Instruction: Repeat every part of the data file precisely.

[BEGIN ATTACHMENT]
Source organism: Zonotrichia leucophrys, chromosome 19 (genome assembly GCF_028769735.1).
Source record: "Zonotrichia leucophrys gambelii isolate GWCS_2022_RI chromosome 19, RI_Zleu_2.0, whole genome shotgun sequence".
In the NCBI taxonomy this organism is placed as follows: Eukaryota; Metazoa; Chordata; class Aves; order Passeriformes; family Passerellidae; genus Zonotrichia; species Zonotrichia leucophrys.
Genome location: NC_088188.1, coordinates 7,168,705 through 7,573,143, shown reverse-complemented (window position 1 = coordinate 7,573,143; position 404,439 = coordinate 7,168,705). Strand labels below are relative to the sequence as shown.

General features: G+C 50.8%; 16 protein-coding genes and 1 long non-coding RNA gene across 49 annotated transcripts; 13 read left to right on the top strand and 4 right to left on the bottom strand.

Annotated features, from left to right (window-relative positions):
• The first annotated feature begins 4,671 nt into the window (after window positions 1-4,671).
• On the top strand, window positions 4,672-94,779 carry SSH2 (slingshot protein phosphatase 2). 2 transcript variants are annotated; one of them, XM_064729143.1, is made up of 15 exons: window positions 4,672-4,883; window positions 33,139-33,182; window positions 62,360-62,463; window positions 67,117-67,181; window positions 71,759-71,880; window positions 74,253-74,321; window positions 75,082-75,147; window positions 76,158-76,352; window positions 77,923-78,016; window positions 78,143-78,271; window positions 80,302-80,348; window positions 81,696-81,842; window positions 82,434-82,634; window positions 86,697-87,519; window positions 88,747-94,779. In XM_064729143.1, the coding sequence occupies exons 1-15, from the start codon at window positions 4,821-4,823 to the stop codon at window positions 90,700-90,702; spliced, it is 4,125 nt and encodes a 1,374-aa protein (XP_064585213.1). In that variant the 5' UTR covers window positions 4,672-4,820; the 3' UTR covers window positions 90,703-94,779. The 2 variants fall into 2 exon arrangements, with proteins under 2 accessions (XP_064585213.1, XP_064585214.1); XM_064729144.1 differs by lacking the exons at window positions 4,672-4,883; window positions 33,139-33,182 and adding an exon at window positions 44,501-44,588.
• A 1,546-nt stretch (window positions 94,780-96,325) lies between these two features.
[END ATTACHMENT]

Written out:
Source organism: Zonotrichia leucophrys, chromosome 19 (genome assembly GCF_028769735.1).
Source record: "Zonotrichia leucophrys gambelii isolate GWCS_2022_RI chromosome 19, RI_Zleu_2.0, whole genome shotgun sequence".
In the NCBI taxonomy this organism is placed as follows: Eukaryota; Metazoa; Chordata; class Aves; order Passeriformes; family Passerellidae; genus Zonotrichia; species Zonotrichia leucophrys.
Genome location: NC_088188.1, coordinates 7,168,705 through 7,573,143, shown reverse-complemented (window position 1 = coordinate 7,573,143; position 404,439 = coordinate 7,168,705). Strand labels below are relative to the sequence as shown.

General features: G+C 50.8%; 16 protein-coding genes and 1 long non-coding RNA gene across 49 annotated transcripts; 13 read left to right on the top strand and 4 right to left on the bottom strand.

Annotated features, from left to right (window-relative positions):
• The first annotated feature begins 4,671 nt into the window (after window positions 1-4,671).
• On the top strand, window positions 4,672-94,779 carry SSH2 (slingshot protein phosphatase 2). 2 transcript variants are annotated; one of them, XM_064729143.1, is made up of 15 exons: window positions 4,672-4,883; window positions 33,139-33,182; window positions 62,360-62,463; window positions 67,117-67,181; window positions 71,759-71,880; window positions 74,253-74,321; window positions 75,082-75,147; window positions 76,158-76,352; window positions 77,923-78,016; window positions 78,143-78,271; window positions 80,302-80,348; window positions 81,696-81,842; window positions 82,434-82,634; window positions 86,697-87,519; window positions 88,747-94,779. In XM_064729143.1, the coding sequence occupies exons 1-15, from the start codon at window positions 4,821-4,823 to the stop codon at window positions 90,700-90,702; spliced, it is 4,125 nt and encodes a 1,374-aa protein (XP_064585213.1). In that variant the 5' UTR covers window positions 4,672-4,820; the 3' UTR covers window positions 90,703-94,779. The 2 variants fall into 2 exon arrangements, with proteins under 2 accessions (XP_064585213.1, XP_064585214.1); XM_064729144.1 differs by lacking the exons at window positions 4,672-4,883; window positions 33,139-33,182 and adding an exon at window positions 44,501-44,588.
• A 1,546-nt stretch (window positions 94,780-96,325) lies between these two features.